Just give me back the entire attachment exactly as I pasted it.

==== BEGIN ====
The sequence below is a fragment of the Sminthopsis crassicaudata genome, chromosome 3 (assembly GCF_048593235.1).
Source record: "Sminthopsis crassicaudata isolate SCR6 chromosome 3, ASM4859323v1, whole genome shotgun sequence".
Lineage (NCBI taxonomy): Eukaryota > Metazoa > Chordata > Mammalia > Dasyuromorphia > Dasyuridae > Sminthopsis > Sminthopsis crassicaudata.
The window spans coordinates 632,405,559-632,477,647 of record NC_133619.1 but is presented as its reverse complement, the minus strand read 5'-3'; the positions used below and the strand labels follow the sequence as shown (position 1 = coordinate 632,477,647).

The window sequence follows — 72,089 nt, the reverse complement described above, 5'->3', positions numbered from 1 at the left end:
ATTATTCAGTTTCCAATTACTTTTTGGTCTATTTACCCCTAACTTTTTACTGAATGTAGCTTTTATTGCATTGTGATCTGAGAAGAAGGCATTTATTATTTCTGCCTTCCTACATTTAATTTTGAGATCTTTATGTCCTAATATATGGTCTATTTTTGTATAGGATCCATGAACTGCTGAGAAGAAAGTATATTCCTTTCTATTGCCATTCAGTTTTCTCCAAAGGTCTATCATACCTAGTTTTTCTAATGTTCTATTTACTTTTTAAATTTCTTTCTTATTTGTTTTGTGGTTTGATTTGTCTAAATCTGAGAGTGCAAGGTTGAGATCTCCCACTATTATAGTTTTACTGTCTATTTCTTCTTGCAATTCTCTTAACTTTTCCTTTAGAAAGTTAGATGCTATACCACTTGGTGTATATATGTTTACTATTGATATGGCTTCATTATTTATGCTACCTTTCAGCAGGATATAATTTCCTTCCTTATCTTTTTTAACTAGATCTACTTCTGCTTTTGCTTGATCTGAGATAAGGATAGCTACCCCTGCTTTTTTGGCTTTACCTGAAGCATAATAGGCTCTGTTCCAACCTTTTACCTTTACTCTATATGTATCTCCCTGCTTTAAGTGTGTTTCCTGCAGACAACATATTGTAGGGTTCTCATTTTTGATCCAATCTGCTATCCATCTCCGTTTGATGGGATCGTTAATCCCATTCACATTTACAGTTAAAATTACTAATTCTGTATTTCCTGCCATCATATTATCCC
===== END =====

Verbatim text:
The sequence below is a fragment of the Sminthopsis crassicaudata genome, chromosome 3 (assembly GCF_048593235.1).
Source record: "Sminthopsis crassicaudata isolate SCR6 chromosome 3, ASM4859323v1, whole genome shotgun sequence".
Lineage (NCBI taxonomy): Eukaryota > Metazoa > Chordata > Mammalia > Dasyuromorphia > Dasyuridae > Sminthopsis > Sminthopsis crassicaudata.
The window spans coordinates 632,405,559-632,477,647 of record NC_133619.1 but is presented as its reverse complement, the minus strand read 5'-3'; the positions used below and the strand labels follow the sequence as shown (position 1 = coordinate 632,477,647).

The window sequence follows — 72,089 nt, the reverse complement described above, 5'->3', positions numbered from 1 at the left end:
ATTATTCAGTTTCCAATTACTTTTTGGTCTATTTACCCCTAACTTTTTACTGAATGTAGCTTTTATTGCATTGTGATCTGAGAAGAAGGCATTTATTATTTCTGCCTTCCTACATTTAATTTTGAGATCTTTATGTCCTAATATATGGTCTATTTTTGTATAGGATCCATGAACTGCTGAGAAGAAAGTATATTCCTTTCTATTGCCATTCAGTTTTCTCCAAAGGTCTATCATACCTAGTTTTTCTAATGTTCTATTTACTTTTTAAATTTCTTTCTTATTTGTTTTGTGGTTTGATTTGTCTAAATCTGAGAGTGCAAGGTTGAGATCTCCCACTATTATAGTTTTACTGTCTATTTCTTCTTGCAATTCTCTTAACTTTTCCTTTAGAAAGTTAGATGCTATACCACTTGGTGTATATATGTTTACTATTGATATGGCTTCATTATTTATGCTACCTTTCAGCAGGATATAATTTCCTTCCTTATCTTTTTTAACTAGATCTACTTCTGCTTTTGCTTGATCTGAGATAAGGATAGCTACCCCTGCTTTTTTGGCTTTACCTGAAGCATAATAGGCTCTGTTCCAACCTTTTACCTTTACTCTATATGTATCTCCCTGCTTTAAGTGTGTTTCCTGCAGACAACATATTGTAGGGTTCTCATTTTTGATCCAATCTGCTATCCATCTCCGTTTGATGGGATCGTTAATCCCATTCACATTTACAGTTAAAATTACTAATTCTGTATTTCCTGCCATCATATTATCCC